Like many passengers, Mr Zhao would like to see the railways change the ticket system to thwart the touts.

“They should put people’s names on the tickets, like they do with air tickets,” he said. China Railways have claimed that would be impractical.

Instead, they have said that investing in the railways will enable them to run more trains. Upgrading the rail network is a key part of the government’s four trillion yuan [approximately $587 billion] plan to boost the economy by massive spending on infrastructure.

Going home for the New Year holiday is a deeply-ingrained tradition in China, and for millions of migrant workers who have moved to the booming cities to work it will be a once-a-year chance to see their families. In total, the government expects 2.3 billion journeys to be made on China’s transport network during the holiday. The vast majority, however, will be made by road.

Information appearing on telegraph.co.uk is the copyright of Telegraph Media Group Limited and must not be reproduced in any medium without licence. Reprinted here for educational purposes only. May not be reproduced on other websites without permission from the Telegraph. Visit the website at telegraph.co.uk.

Questions

NOTE: a scalper is a person who sells tickets for something such as a sports game or theatre performance unofficially, usually at a much higher price than the official price [the British word for scalper is tout] (from dictionary.cambridge.org)

1. a) What is the population of China? (do an internet search for “population of China” or find the answer at the CIA World FactBook link in “Resources” below)
b) How many people are expected to travel by train in China during the 2009 Chinese New Year holiday?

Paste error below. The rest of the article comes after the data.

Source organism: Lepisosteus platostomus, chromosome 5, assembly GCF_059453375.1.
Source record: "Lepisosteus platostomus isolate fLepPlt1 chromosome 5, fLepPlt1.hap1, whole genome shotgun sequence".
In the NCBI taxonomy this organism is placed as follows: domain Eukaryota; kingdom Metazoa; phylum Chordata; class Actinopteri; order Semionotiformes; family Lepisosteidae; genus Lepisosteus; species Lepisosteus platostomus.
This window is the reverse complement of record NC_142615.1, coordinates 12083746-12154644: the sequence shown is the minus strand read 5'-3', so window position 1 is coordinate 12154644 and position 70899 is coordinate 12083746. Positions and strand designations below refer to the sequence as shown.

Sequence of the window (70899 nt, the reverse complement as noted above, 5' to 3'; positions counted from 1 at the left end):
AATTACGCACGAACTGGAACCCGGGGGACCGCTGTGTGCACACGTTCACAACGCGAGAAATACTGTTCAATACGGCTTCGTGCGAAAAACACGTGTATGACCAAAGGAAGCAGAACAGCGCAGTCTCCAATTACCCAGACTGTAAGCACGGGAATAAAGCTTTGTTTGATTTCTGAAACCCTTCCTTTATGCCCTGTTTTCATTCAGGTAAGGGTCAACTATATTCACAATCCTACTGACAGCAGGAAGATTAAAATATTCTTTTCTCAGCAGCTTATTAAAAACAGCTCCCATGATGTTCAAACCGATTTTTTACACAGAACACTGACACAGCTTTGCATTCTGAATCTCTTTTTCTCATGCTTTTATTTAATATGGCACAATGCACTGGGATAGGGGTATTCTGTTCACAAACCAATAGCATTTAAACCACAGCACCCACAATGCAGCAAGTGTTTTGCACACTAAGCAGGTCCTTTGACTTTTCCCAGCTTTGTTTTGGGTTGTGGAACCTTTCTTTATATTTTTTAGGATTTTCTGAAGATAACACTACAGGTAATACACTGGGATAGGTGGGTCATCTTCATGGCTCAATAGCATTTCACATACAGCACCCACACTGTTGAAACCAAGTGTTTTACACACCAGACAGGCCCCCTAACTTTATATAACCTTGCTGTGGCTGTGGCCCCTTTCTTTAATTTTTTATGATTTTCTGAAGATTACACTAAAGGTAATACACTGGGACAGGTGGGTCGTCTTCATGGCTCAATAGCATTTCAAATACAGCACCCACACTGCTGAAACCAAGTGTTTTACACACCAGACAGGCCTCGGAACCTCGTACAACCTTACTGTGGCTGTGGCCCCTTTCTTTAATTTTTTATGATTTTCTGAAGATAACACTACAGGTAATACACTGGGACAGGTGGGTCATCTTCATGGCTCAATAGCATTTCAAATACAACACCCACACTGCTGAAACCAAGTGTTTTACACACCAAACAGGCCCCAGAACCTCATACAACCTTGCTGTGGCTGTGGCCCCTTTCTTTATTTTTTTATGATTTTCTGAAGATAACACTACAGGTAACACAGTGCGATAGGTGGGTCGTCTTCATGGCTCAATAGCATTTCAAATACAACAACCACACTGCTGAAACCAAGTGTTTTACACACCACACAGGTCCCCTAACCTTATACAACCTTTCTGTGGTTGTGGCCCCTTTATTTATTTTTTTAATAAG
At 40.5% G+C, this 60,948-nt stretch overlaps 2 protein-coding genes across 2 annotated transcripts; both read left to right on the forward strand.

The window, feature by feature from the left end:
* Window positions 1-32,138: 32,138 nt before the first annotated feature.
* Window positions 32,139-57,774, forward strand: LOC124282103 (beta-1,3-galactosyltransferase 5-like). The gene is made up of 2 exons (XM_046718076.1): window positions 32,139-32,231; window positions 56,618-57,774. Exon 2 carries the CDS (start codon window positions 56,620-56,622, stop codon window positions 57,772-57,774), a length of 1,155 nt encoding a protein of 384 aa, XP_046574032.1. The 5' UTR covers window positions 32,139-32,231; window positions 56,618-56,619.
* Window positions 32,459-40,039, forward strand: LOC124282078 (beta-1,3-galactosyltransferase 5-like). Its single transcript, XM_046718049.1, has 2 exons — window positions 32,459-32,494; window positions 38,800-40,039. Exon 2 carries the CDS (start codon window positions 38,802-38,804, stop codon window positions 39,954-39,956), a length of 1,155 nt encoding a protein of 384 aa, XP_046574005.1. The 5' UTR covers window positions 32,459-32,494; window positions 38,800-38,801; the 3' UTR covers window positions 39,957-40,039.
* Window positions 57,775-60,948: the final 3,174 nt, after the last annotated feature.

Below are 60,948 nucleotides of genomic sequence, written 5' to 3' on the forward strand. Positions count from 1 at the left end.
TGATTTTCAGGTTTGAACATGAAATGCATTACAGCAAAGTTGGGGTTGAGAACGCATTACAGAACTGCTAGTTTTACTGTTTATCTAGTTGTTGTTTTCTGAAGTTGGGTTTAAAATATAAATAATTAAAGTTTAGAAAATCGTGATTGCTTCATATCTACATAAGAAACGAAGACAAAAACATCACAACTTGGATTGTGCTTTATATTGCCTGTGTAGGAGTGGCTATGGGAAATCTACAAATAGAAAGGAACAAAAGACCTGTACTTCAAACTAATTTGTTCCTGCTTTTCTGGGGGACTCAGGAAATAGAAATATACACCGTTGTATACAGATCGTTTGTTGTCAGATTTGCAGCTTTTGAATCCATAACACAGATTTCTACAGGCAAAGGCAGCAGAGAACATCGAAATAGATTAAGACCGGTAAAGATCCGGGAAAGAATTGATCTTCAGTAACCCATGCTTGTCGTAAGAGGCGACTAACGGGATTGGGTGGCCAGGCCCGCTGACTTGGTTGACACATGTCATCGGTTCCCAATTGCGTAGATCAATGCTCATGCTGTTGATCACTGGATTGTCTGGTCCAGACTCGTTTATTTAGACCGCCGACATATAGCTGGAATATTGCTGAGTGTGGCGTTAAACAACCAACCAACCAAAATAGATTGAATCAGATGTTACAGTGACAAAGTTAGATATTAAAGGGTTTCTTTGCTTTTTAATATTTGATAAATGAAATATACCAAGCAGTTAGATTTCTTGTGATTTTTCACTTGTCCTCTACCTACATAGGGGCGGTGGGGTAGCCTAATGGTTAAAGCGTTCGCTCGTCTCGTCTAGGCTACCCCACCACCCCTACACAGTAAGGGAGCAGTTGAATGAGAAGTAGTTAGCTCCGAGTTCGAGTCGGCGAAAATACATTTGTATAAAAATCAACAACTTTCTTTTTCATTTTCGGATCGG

2. Why are many people in China having trouble purchasing train tickets to return home for the New Year celebration this year?

3. How has the state-run Ministry of Railways responded to the accusations?

4. What evidence did reporter David Eimer offer from Beijing to confirm complaints about scalpers selling train tickets?

5. In addition to problems purchasing tickets, what challenge do travelers face once they actually get on a train?

6. Why do so many people travel over Chinese New Year?

7. How do you think Chinese response to corruption and inefficiency differs from what American response would be to the same issues? Explain your answer.


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Background

Chinese New Year or Spring Festival is the most important of the traditional Chinese holidays. It is often called the Lunar New Year, especially by people in mainland China and Taiwan. The festival traditionally begins on the first day of the first lunar month in the Chinese calendar and ends on the 15th; this day is called Lantern Festival. Chinese New Year’s Eve is known as Chúxī. It literally means “Year-pass Eve”.

The period around Chinese New Year is also the time of the largest human migration, when migrant workers in China, as well as overseas Chinese around the world travel home to have reunion dinners with their families on Chinese New Year’s eve. More interurban trips are taken in mainland China in this 40-day period than the total population of China. This period is called Chunyun.

Resources

Read about Chinese New Year at the http://www.c-c-c.org/chineseculture/festival/newyear/newyear.html.

For statistics, background and a map of China, go to the CIA World FactBook website.

Watch a video of a Chinese ticket agent printing tickets said to be for scalpers while many people wait in line to purchase tickets from the agent – at youtube.com.